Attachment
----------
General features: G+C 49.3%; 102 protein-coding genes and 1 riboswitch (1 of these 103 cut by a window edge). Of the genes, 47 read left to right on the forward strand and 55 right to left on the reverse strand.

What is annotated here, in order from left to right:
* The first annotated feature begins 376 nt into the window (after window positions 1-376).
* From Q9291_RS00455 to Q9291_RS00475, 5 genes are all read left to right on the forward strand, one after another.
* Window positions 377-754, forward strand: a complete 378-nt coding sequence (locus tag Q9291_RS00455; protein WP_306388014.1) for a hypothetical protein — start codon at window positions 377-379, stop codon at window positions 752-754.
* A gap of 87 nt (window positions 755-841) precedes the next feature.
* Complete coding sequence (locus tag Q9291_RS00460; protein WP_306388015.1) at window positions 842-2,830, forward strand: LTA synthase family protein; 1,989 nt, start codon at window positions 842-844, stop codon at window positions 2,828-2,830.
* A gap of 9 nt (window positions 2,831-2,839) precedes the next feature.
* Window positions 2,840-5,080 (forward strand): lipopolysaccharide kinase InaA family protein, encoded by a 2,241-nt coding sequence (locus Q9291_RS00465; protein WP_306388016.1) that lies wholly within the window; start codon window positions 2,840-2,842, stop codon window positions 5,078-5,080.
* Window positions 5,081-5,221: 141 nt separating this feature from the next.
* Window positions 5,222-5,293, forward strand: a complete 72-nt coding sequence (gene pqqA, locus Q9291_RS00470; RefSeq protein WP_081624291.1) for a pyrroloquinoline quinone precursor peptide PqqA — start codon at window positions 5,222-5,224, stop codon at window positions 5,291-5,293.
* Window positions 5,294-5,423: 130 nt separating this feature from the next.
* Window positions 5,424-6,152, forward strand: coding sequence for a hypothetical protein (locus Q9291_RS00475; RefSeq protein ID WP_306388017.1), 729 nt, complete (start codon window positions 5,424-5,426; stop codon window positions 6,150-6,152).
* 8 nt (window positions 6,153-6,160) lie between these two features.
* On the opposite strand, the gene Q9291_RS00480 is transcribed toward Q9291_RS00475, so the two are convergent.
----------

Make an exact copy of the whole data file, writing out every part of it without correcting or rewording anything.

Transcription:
General features: G+C 49.3%; 102 protein-coding genes and 1 riboswitch (1 of these 103 cut by a window edge). Of the genes, 47 read left to right on the forward strand and 55 right to left on the reverse strand.

What is annotated here, in order from left to right:
* The first annotated feature begins 376 nt into the window (after window positions 1-376).
* From Q9291_RS00455 to Q9291_RS00475, 5 genes are all read left to right on the forward strand, one after another.
* Window positions 377-754, forward strand: a complete 378-nt coding sequence (locus tag Q9291_RS00455; protein WP_306388014.1) for a hypothetical protein — start codon at window positions 377-379, stop codon at window positions 752-754.
* A gap of 87 nt (window positions 755-841) precedes the next feature.
* Complete coding sequence (locus tag Q9291_RS00460; protein WP_306388015.1) at window positions 842-2,830, forward strand: LTA synthase family protein; 1,989 nt, start codon at window positions 842-844, stop codon at window positions 2,828-2,830.
* A gap of 9 nt (window positions 2,831-2,839) precedes the next feature.
* Window positions 2,840-5,080 (forward strand): lipopolysaccharide kinase InaA family protein, encoded by a 2,241-nt coding sequence (locus Q9291_RS00465; protein WP_306388016.1) that lies wholly within the window; start codon window positions 2,840-2,842, stop codon window positions 5,078-5,080.
* Window positions 5,081-5,221: 141 nt separating this feature from the next.
* Window positions 5,222-5,293, forward strand: a complete 72-nt coding sequence (gene pqqA, locus Q9291_RS00470; RefSeq protein WP_081624291.1) for a pyrroloquinoline quinone precursor peptide PqqA — start codon at window positions 5,222-5,224, stop codon at window positions 5,291-5,293.
* Window positions 5,294-5,423: 130 nt separating this feature from the next.
* Window positions 5,424-6,152, forward strand: coding sequence for a hypothetical protein (locus Q9291_RS00475; RefSeq protein ID WP_306388017.1), 729 nt, complete (start codon window positions 5,424-5,426; stop codon window positions 6,150-6,152).
* 8 nt (window positions 6,153-6,160) lie between these two features.
* On the opposite strand, the gene Q9291_RS00480 is transcribed toward Q9291_RS00475, so the two are convergent.